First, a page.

Links I love and what’s on my nightstand.

Favorite finds from around the web:

Harper Lee deserves the benefit of the doubt. “The outcry, from people who have not even set eyes on the sequel, seems wildly out of proportion to the impending event.”

Why the modern world is bad for your brain. “So we’re not actually keeping a lot of balls in the air like an expert juggler; we’re more like a bad amateur plate spinner, frantically switching from one task to another, ignoring the one that is not right in front of us but worried it will come crashing down any minute.”

The 26 worst things that can happen to any book lover.

On my nightstand:

• I’m still listening to Middlemarch with the audible app. (It’s 40+ hours!)

• I just started The Cortlandt Boys, the first novel from 168 Hours author Laura Vanderkam.

• I blew through The Fringe Hours: Making Time for You by Jessica Turner.

I also read a few fast and (mostly) fun reads I’ll share in Quick Lit on Sunday. (Get your posts ready!)

On the blog:

The sweet spot between fluff and Serious Literature. “These novels entertain and challenge: they’re thought-provoking, even if they’re done with a light touch. They’re insightful, but wouldn’t be called challenging.”

Clutter, personal finances, and your remarkable life. “Streamlining my life feels like playing whack-a-mole: as soon as I conquer one area, another pops up to take its place. Hellooo, personal finances. I was shocked to discover how much clutter you were hiding.”

Back to the beginning. “Most of us feel like we’re missing something important—something we wish we’d known a long time ago—and we don’t want to admit it, not even to ourselves.”

Have a great weekend!

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10 comments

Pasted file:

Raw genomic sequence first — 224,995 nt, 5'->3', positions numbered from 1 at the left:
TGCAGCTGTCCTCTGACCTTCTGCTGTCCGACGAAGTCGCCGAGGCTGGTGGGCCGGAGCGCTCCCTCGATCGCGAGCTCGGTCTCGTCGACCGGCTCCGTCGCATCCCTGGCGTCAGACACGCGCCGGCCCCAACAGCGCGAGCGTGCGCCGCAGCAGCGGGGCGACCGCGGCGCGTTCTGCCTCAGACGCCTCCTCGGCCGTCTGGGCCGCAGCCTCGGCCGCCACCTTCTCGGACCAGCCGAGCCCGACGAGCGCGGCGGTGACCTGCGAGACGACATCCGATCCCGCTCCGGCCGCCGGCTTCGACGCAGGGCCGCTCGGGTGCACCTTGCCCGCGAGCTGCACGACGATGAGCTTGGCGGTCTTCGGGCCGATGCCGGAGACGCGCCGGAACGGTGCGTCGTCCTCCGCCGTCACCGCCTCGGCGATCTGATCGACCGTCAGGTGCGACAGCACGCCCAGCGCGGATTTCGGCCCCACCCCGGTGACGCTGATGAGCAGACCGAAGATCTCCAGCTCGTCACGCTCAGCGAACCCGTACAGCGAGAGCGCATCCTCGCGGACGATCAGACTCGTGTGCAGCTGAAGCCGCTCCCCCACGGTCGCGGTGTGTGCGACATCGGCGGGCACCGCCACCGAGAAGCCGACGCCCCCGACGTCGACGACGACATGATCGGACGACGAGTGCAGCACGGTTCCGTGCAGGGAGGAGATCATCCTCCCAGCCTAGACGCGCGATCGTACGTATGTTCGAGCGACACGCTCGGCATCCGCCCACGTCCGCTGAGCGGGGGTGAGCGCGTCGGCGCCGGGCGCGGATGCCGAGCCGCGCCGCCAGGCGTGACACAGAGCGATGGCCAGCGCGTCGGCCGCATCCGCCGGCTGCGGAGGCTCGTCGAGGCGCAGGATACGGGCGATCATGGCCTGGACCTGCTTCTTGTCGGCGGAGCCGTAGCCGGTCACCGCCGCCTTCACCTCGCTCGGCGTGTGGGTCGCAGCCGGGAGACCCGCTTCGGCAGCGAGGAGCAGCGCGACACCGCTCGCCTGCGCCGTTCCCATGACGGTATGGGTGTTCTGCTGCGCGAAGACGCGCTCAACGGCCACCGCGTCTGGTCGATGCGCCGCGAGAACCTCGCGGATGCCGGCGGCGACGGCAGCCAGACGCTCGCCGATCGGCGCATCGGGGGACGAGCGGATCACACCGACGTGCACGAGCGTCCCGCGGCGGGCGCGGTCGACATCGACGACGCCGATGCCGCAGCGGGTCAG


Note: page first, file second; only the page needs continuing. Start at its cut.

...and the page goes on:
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  1. Kim says:

    I agree those 26 things are pretty bad, but the WORST thing that can happen to a book lover is to move to a country where (1) you don’t read the language well enough to read the books, and even if you did (2) the libraries are pathetic or nonexistent. Our local library has one metal shelving unit with “new” books — as in, books bought within the last 50 years. Sad. So, SOOOO sad. It’s why I finally broke down and bought a Kindle. I much prefer the feel of a ‘real’ book in my hands, but have gladly traded that for the opportunity to buy and receive books instantaneously so I can read them pronto. I wasted too much time and money waiting on books that went MIA in transit the first couple of years we lived overseas.

    • I went to China for 6 weeks when I was in college. For some reason I only brought along 3 books or something. When we finally found a bookstore that carried (OH SO EXPENSIVE!) books in English, I just bought the longest one I could find. (It was Tara Road by Maeve Binchy, and I ended up reading all her books! I love her so.) I feel for you.

  2. Hannah says:

    I was chilled by the article about email and Twitter addiction. Twitter, one could conceivably give up. But email? How can we escape the ruining of our modern brains? That toothpaste is not only out of the tube, it’s smeared all over the bathroom floor…

  3. 1) I love the Freudian typo of “nighstand.” It’s really better than the real word when it comes to books. Nigh : near in place, time, or relationship.

    2) The worst thing that happened to this booklover was when I was in my early twenties and packed several books to take on a trip with my parents to explore the Galapagos Islands abourd a small yacht for a week. The seasickness medicine I took affected my eyesight, making words blurry, so I couln’t read at all! It was still an amazing werk, but would have been even more amazing if I could have read away some of our long travel days.

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